The Chemical & Physical Ecology Program also conducts studies on optical brighteners contained in laundry detergents, leading to the development of a new tool for examining seepage from septic tanks into local water bodies. The program has also been extensively involved in research to define the relationships between seagrass health and light-reducing factors such as chlorophyll, color, epiphytes and dissolved organic matter.

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Coral Reef Restoration

Worldwide, coral reef ecosystems are at risk from many factors, including climate change, ocean acidification and other threats. The coral ecosystem includes hard corals, soft corals, seagrass meadows, macroalgae, invertebrates and vertebrates.
Mote’s Coral Reef Restoration Program seeks to develop systems and techniques to grow coral and other reef species that play a vital role in coral health, such as sea urchins, for replanting in depleted reef systems and for scientific study, and works closely with other organizations, including the Florida Keys National Marine Sanctuary and The Nature Conservancy in its efforts.

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Coral Reef Science & Monitoring

This program monitors and assesses reef processes and environmental factors that influence reef health. Current projects include monitoring ultraviolet light penetration of reef waters and the influence of environmental factors, monitoring harmful algal blooms and other marine events and assessing their potential impacts on the reef environment and developing a community-based coral bleaching monitoring and assessment program.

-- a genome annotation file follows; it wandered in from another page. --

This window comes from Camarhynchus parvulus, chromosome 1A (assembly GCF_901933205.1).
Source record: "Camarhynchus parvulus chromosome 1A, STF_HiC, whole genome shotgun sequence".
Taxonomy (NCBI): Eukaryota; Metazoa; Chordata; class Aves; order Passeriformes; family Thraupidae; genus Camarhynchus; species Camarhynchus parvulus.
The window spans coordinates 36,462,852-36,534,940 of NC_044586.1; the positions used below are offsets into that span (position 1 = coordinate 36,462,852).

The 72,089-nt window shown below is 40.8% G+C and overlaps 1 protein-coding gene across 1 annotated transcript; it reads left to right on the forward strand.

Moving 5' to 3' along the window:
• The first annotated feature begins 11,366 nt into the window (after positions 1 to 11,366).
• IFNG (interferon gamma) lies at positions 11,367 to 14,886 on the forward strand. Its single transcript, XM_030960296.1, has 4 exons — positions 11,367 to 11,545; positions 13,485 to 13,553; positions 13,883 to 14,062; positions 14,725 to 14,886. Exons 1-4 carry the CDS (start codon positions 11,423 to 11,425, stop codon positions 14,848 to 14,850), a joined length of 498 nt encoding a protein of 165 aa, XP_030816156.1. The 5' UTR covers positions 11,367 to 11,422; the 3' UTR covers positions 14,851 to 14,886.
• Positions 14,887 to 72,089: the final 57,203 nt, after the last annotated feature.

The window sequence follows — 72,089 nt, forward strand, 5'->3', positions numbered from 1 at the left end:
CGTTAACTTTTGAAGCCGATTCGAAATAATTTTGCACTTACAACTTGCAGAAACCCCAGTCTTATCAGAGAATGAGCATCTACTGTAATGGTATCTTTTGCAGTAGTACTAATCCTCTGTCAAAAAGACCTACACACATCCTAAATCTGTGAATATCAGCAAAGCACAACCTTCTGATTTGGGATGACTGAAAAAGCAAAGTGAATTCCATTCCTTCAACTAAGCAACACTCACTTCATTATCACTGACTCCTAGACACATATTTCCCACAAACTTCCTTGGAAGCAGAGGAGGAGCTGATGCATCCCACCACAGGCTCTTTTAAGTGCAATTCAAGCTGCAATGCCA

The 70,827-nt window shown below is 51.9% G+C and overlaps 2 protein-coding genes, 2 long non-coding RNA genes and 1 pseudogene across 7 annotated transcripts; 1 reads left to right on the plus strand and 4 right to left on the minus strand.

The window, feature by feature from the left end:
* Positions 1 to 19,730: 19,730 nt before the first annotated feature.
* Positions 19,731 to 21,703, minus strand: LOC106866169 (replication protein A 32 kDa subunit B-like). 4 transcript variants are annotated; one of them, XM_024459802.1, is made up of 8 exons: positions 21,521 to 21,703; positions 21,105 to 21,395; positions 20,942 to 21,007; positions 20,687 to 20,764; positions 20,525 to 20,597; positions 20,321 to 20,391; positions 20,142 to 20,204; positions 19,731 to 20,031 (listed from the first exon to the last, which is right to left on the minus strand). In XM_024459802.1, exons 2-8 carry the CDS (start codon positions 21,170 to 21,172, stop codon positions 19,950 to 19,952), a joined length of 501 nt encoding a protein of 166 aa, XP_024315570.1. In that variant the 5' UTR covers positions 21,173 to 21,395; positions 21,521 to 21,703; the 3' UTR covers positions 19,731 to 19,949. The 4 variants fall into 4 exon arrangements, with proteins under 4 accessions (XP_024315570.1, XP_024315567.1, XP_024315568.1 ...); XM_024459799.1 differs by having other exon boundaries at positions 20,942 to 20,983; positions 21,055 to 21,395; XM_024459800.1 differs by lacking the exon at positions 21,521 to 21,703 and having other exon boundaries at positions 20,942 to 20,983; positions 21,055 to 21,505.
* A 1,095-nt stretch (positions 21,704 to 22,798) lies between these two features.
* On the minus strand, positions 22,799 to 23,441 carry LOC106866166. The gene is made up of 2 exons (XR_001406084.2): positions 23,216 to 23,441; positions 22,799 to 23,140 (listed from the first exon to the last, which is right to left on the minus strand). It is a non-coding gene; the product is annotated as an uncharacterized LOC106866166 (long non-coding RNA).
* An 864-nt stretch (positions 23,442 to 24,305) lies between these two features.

Studies are conducted through the Staghorn Nursery and Restoration Project, BleachWatch, the Marine Ecosystem Event Response and Assessment (MEERA) Project and Red Tide and Harmful Algal Bloom monitoring. The program also supports other Mote research programs and visiting scientists, providing services such as sample collections, underwater surveys, video documentation, and instrument deployment and maintenance.
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Dolphin Research

The Sarasota Dolphin Research Program conducts the world's longest-running study of a wild dolphin population. The Program is a collaboration between Mote Marine Laboratory, where the program originated in 1970, the Chicago Zoological Society, which supports the program today, and colleagues from around the world. The primary purpose is to understand the biology, health, behavior and ecology and the human factors — including environmental contaminants and fishing gear interactions — that impact populations of small cetaceans.

The Program uses an interdisciplinary and collaborative approach in conducting studies of bottlenose dolphins within the unique long-term “natural laboratory” of Sarasota Bay, which is the year-round home of more than 160 identifiable resident individuals, spanning at least five generations. Program efforts also include research and consultations in the southeastern U.S., Cuba, South America, Southeast Asia and other locations around the world. The Program also conducts follow-up monitoring of dolphins and whales that have been treated at Mote and other rehabilitation hospitals and returned to the wild to determine the success of treatment.
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Ecotoxicology

The Ecotoxicology Program investigates natural biotoxins and chemical pollutants in the marine environment, including sources, routes of exposure, bioaccumulation and persistence in affected organisms. The Program also investigates trophic transfer through the food web.  A major focus is to uncover the cause-and-effect relationships between exposure and adverse impacts in order to reduce the risk to natural resources and public health.